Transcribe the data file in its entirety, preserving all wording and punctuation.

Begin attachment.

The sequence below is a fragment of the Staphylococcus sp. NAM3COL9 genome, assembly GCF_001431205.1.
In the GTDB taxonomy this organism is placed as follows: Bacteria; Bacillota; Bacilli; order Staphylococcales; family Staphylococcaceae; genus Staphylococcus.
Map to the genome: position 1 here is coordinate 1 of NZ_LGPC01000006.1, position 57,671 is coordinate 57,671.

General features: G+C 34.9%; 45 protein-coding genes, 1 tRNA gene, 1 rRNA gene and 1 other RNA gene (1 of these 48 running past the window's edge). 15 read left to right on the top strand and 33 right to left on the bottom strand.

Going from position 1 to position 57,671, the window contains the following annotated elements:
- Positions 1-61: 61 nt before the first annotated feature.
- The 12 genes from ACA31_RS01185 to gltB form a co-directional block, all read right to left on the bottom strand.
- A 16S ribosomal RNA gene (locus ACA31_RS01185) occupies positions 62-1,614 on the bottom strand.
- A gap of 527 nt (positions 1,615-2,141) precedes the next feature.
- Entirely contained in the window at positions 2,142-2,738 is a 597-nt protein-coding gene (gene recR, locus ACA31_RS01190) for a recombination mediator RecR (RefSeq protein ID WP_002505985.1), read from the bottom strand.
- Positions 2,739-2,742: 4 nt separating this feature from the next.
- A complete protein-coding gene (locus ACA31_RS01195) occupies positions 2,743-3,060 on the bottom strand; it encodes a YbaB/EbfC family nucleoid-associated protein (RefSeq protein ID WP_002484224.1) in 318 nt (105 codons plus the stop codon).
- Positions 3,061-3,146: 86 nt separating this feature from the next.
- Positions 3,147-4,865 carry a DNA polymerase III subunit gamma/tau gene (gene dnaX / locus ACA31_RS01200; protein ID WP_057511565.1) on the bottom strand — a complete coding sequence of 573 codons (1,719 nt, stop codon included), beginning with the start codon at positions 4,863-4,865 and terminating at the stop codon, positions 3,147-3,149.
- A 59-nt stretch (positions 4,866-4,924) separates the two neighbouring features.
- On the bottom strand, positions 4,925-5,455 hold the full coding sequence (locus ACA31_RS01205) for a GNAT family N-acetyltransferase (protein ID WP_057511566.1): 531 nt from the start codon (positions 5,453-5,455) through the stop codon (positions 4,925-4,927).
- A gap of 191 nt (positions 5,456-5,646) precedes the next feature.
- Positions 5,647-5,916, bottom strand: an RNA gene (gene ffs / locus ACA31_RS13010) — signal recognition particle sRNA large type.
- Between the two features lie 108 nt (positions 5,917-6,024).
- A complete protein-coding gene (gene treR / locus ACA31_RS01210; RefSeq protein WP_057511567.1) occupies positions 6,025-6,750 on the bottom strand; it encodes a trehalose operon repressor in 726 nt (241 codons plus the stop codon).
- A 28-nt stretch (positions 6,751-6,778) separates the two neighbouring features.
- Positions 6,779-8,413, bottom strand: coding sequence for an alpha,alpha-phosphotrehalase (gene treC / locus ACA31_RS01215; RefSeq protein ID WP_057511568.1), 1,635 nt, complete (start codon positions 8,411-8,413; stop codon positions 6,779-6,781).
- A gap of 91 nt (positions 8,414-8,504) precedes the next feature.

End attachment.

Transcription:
The sequence below is a fragment of the Staphylococcus sp. NAM3COL9 genome, assembly GCF_001431205.1.
In the GTDB taxonomy this organism is placed as follows: Bacteria; Bacillota; Bacilli; order Staphylococcales; family Staphylococcaceae; genus Staphylococcus.
Map to the genome: position 1 here is coordinate 1 of NZ_LGPC01000006.1, position 57,671 is coordinate 57,671.

General features: G+C 34.9%; 45 protein-coding genes, 1 tRNA gene, 1 rRNA gene and 1 other RNA gene (1 of these 48 running past the window's edge). 15 read left to right on the top strand and 33 right to left on the bottom strand.

Going from position 1 to position 57,671, the window contains the following annotated elements:
- Positions 1-61: 61 nt before the first annotated feature.
- The 12 genes from ACA31_RS01185 to gltB form a co-directional block, all read right to left on the bottom strand.
- A 16S ribosomal RNA gene (locus ACA31_RS01185) occupies positions 62-1,614 on the bottom strand.
- A gap of 527 nt (positions 1,615-2,141) precedes the next feature.
- Entirely contained in the window at positions 2,142-2,738 is a 597-nt protein-coding gene (gene recR, locus ACA31_RS01190) for a recombination mediator RecR (RefSeq protein ID WP_002505985.1), read from the bottom strand.
- Positions 2,739-2,742: 4 nt separating this feature from the next.
- A complete protein-coding gene (locus ACA31_RS01195) occupies positions 2,743-3,060 on the bottom strand; it encodes a YbaB/EbfC family nucleoid-associated protein (RefSeq protein ID WP_002484224.1) in 318 nt (105 codons plus the stop codon).
- Positions 3,061-3,146: 86 nt separating this feature from the next.
- Positions 3,147-4,865 carry a DNA polymerase III subunit gamma/tau gene (gene dnaX / locus ACA31_RS01200; protein ID WP_057511565.1) on the bottom strand — a complete coding sequence of 573 codons (1,719 nt, stop codon included), beginning with the start codon at positions 4,863-4,865 and terminating at the stop codon, positions 3,147-3,149.
- A 59-nt stretch (positions 4,866-4,924) separates the two neighbouring features.
- On the bottom strand, positions 4,925-5,455 hold the full coding sequence (locus ACA31_RS01205) for a GNAT family N-acetyltransferase (protein ID WP_057511566.1): 531 nt from the start codon (positions 5,453-5,455) through the stop codon (positions 4,925-4,927).
- A gap of 191 nt (positions 5,456-5,646) precedes the next feature.
- Positions 5,647-5,916, bottom strand: an RNA gene (gene ffs / locus ACA31_RS13010) — signal recognition particle sRNA large type.
- Between the two features lie 108 nt (positions 5,917-6,024).
- A complete protein-coding gene (gene treR / locus ACA31_RS01210; RefSeq protein WP_057511567.1) occupies positions 6,025-6,750 on the bottom strand; it encodes a trehalose operon repressor in 726 nt (241 codons plus the stop codon).
- A 28-nt stretch (positions 6,751-6,778) separates the two neighbouring features.
- Positions 6,779-8,413, bottom strand: coding sequence for an alpha,alpha-phosphotrehalase (gene treC / locus ACA31_RS01215; RefSeq protein ID WP_057511568.1), 1,635 nt, complete (start codon positions 8,411-8,413; stop codon positions 6,779-6,781).
- A gap of 91 nt (positions 8,414-8,504) precedes the next feature.